Microbiological and functional evaluation of an alternative device (OB[R]) for estrous synchronization in ewes/ Avaliacao microbiologica e funcional de um dispositivo vaginal alternativo (OB[R]) para sincronizacao de cio em ovelhas.
The reproductive seasonality in sheep usually affects the regularity of meat and dairy supply to the industry, which have stimulated researchers to pursue technological alternatives to improve the reproductive efficiency in this species. The administration of exogenous hormones such as the melatonin (LALIOTIS et al., 1998), prostaglandin F2a or its analogues, progesterone or its analogues, or even gonadotrophins, allow follicular stimulation and ovulation synchrony at a reasonable level of fertility (EVANS, 2003). Prostaglandin F2a can be used for estrous synchronization and ovulation throughout the reproductive season (MENCHACA & RUBIANES, 2004). Conversely, during seasonal anestrous, the use of progesterone or synthetic progestagens associated with gonadotropins is required to sufficiently stimulate the follicular development to attain ovulation (GOMEZ et al., 2006; HASHEMI et al., 2006; BARRETT et al., 2008). However, hormone delivery methods offer distinct advantages and/or limitations through their use. The first way devised to supplement progesterone to females was via oral ingestion by mixing the hormone to the feeding stuff, but the control of the amount ingested by each animal is very difficult. Subcutaneous progesterone implants allow a very precise control of the individual dose but such approach, in addition to being invasive, is not practical. Thus, vaginal devices have been widely accepted as more useful and practical devices for estrous induction and/or synchronization in sheep. Among the variations in vaginal hormone delivery apparatuses, sponges manufactured from high density polyurethane suds, usually impregnated with synthetic progestagens (medroxyprogesterone acetate, MAP; flurogestone acetate, FGA), are the devices of choice in commercial flocks, mainly due to their low cost (AINSWORTH & SHRESTHA, 1983; HASHEMI et al., 2006). For highly valuable animals, a commercial apparatus named CIDR[R] (Controlled Internal Drug Releasing device, Pfizer Inc., USA) consists of a "Y"-shaped silicon-based device loaded with progesterone for vaginal use (WHEATON et al., 1993). Due to its inherent properties and composition, the rates of device loss, adherence, and vaginitis are much lower with the use of CIDR[R] than with sponges (SUAREZ et al., 2006). In addition to lowering the efficiency of the protocol, the local adherence reactions and/or purulent secretion accumulation creates a concern related to the animal welfare. In fact, the use of sponges is only justifiable due to the low cost of the product. Consequently, studies searching for alternative low-cost materials that can safeguard the animal's health, still maintaining or even increasing the reproductive response in sheep estrous synchronization are still a need. A viable replacement option to sponges or CIDR[R] is the use of vaginal human hygienic tampons (OB[R]--Johnson & Johnson do Brasil Ind. Com.), made of cellulose polymers and thermoplastic resins as the textile components, and a tampon nucleus in rayon. Such tampons, if applied as vaginal hormone delivery devices, have the advantages of being of low cost, differing in presentation sizes, being disposable and sterile, abiding to standard sanitary requirements for human health and safety. Thus, this study aimed to evaluate the efficiency of the use of human vaginal tampons (OB[R]) impregnated with medroxyprogesterone acetate (MAP) in sheep estrous distribution, and its effects on inflammatory response and changes in the vaginal microbiota (Experiment 1), and the rates of estrous synchronization and pregnancy after AI in ewes synchronized with CIDR or OB devices (Experiment 2).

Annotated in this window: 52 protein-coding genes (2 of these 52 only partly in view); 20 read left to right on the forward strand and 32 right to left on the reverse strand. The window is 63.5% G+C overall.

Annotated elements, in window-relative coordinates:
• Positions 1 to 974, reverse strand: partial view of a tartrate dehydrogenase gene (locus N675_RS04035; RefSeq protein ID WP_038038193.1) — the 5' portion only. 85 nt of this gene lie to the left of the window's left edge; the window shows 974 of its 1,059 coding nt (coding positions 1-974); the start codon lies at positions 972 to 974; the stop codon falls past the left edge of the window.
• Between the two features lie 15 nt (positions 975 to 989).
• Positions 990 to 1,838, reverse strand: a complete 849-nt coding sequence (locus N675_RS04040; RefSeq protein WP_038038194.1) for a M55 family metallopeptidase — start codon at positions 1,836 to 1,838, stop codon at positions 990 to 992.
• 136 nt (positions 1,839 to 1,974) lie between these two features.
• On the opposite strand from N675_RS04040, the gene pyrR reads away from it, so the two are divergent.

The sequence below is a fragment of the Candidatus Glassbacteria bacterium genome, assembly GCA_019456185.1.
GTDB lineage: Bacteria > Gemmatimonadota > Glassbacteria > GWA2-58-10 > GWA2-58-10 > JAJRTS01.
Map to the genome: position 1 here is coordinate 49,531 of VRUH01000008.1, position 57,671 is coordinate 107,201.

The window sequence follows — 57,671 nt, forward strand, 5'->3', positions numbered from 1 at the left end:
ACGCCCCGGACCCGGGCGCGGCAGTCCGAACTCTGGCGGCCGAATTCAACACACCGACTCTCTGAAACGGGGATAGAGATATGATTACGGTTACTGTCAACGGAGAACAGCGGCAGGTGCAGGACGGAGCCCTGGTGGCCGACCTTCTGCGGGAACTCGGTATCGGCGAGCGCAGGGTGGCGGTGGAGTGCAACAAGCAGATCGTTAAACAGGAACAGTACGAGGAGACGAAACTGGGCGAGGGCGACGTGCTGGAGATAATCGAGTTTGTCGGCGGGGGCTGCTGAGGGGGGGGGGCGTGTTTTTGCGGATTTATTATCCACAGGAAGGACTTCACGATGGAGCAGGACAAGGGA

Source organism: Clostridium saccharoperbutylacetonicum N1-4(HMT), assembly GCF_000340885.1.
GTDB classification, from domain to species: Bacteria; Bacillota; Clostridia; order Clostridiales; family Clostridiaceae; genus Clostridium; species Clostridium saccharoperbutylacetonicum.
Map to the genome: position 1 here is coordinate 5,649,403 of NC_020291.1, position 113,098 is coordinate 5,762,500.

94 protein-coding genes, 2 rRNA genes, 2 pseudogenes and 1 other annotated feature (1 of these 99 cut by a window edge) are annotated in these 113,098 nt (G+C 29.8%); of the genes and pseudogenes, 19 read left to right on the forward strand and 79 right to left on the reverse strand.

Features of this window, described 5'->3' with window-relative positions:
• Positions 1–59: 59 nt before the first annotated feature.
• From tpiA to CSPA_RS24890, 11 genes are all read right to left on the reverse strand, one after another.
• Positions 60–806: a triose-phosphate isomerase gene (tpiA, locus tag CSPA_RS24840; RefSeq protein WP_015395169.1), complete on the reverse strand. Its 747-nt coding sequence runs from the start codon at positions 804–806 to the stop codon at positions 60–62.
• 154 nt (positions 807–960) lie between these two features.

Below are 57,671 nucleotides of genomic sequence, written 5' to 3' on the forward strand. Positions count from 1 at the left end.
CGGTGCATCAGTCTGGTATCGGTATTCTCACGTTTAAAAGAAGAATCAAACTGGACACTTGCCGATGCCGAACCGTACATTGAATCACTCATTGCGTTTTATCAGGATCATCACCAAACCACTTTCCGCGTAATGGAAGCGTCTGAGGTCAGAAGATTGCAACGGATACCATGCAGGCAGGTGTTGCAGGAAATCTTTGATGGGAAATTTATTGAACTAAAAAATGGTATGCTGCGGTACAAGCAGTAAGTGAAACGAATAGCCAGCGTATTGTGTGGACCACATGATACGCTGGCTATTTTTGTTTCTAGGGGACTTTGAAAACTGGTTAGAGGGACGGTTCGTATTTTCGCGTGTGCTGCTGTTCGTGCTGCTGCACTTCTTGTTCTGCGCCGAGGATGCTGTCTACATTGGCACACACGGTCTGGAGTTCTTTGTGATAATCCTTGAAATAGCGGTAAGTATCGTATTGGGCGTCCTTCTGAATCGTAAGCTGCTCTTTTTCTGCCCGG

Procedures of this study were approved by the Animal Ethics Committee of the Santa Catarina State University (UDESC), Brazil. The experiment was conducted on a private commercial farm in the Santa Catarina plateau (lat 27016'58" S--lon 50[degrees]35'04" W) using Texel x Ile de France crossed ewes, with ages ranging from 1.5 to 3.0 years old, and body condition score between 2.5 to 3.0 (1-5). Animals were kept in range conditions under Sorghum sudanense and Pennisetum glaucum grass pasture, having access to mineral supplement and water ad libitum.
Sixty healthy females were randomly assigned to one of three experimental groups (n=20) using distinct hormone delivery vaginal devices for estrous synchronization: CIDR group, using CIDR[R] inserts; PSP group, using polyurethane sponges impregnated with MAP; or OB group, using human intra-vaginal tampons (OB[R]) also impregnated with MAP. CIDR[R] implants were of second use, being sterilized by autoclaving. Polyurethane sponges (PSP) were homemade using a 33-density polyurethane foam, cut in cubic shape size 2 x 2 x 2cm and trespassed by a cotton string. Sponges were washed, sterilized by autoclaving, and then impregnated with 60mg medroxyprogesterone acetate (MAP) diluted in an acetonealcohol solution (1:3, v/v) with 0.5% gentian violet. Commercial human tampons (OB[R]) were impregnated with 60mg MAP, following the same procedures as for PSP. To impregnate the OB tampons without damaging the individual wrapping, a syringe attached to a needle was used to inject the MAP solution in the device's grooves. After the impregnating process, sponges and OB[R] tampons were let to dry at room temperature for at least 12h to allow evaporation of the acetone-alcohol fraction.
For vaginal device insertion and vaginal sample collections, after cleaning the perineal region, devices of each treatment were inserted into the vaginal canal using a tubular vaginoscope previously disinfected with quaternary ammonia (1:1000). The estrous synchronization protocol consisted of the insertion of the vaginal devices according to each experimental group (CIDR[R], PSP, or OB[R]) on day zero (D0), and removal after ten days (D10), followed by an intramuscular injection of 135mg of sodium D-cloprostenol. Just after the D-cloprostenol administration, a sexually matured vasectomized ram teaser was used to detect the onset of estrus in each group. The incidence of device losses were recorded at the device removal (D10), when the difficulty for device removal from the vaginal canal was additionally evaluated, classifying the degree of adhesion as absent/none (-), minor (+), moderate (++), or intense (+++; totally adhered); moreover, the intensity of vaginitis was also determined by the evaluation of the discharge characteristics (amount, odor, and aspect).